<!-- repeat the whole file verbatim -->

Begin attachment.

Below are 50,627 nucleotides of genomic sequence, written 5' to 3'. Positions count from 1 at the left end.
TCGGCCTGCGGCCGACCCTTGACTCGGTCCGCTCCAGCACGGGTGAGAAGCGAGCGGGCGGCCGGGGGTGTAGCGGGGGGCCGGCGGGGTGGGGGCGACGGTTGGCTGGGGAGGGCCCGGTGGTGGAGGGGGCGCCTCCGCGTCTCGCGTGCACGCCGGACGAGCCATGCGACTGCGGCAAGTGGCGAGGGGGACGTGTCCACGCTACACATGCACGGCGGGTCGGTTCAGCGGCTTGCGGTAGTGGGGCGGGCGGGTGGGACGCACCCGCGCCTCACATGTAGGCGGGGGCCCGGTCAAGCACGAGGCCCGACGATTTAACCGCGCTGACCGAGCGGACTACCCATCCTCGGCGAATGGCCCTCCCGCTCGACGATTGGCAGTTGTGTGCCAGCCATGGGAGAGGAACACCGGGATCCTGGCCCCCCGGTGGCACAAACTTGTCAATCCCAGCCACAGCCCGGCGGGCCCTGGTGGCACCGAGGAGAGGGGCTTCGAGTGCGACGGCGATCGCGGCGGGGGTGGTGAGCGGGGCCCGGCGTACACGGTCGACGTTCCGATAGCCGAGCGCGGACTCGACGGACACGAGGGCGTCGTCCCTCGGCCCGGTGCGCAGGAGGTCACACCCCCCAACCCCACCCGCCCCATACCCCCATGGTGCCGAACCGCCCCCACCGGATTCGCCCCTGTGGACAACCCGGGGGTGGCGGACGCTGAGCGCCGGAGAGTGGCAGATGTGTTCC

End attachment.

Below are 50,627 nucleotides of genomic sequence, written 5' to 3'. Positions count from 1 at the left end.
TCGGCCTGCGGCCGACCCTTGACTCGGTCCGCTCCAGCACGGGTGAGAAGCGAGCGGGCGGCCGGGGGTGTAGCGGGGGGCCGGCGGGGTGGGGGCGACGGTTGGCTGGGGAGGGCCCGGTGGTGGAGGGGGCGCCTCCGCGTCTCGCGTGCACGCCGGACGAGCCATGCGACTGCGGCAAGTGGCGAGGGGGACGTGTCCACGCTACACATGCACGGCGGGTCGGTTCAGCGGCTTGCGGTAGTGGGGCGGGCGGGTGGGACGCACCCGCGCCTCACATGTAGGCGGGGGCCCGGTCAAGCACGAGGCCCGACGATTTAACCGCGCTGACCGAGCGGACTACCCATCCTCGGCGAATGGCCCTCCCGCTCGACGATTGGCAGTTGTGTGCCAGCCATGGGAGAGGAACACCGGGATCCTGGCCCCCCGGTGGCACAAACTTGTCAATCCCAGCCACAGCCCGGCGGGCCCTGGTGGCACCGAGGAGAGGGGCTTCGAGTGCGACGGCGATCGCGGCGGGGGTGGTGAGCGGGGCCCGGCGTACACGGTCGACGTTCCGATAGCCGAGCGCGGACTCGACGGACACGAGGGCGTCGTCCCTCGGCCCGGTGCGCAGGAGGTCACACCCCCCAACCCCACCCGCCCCATACCCCCATGGTGCCGAACCGCCCCCACCGGATTCGCCCCTGTGGACAACCCGGGGGTGGCGGACGCTGAGCGCCGGAGAGTGGCAGATGTGTTCC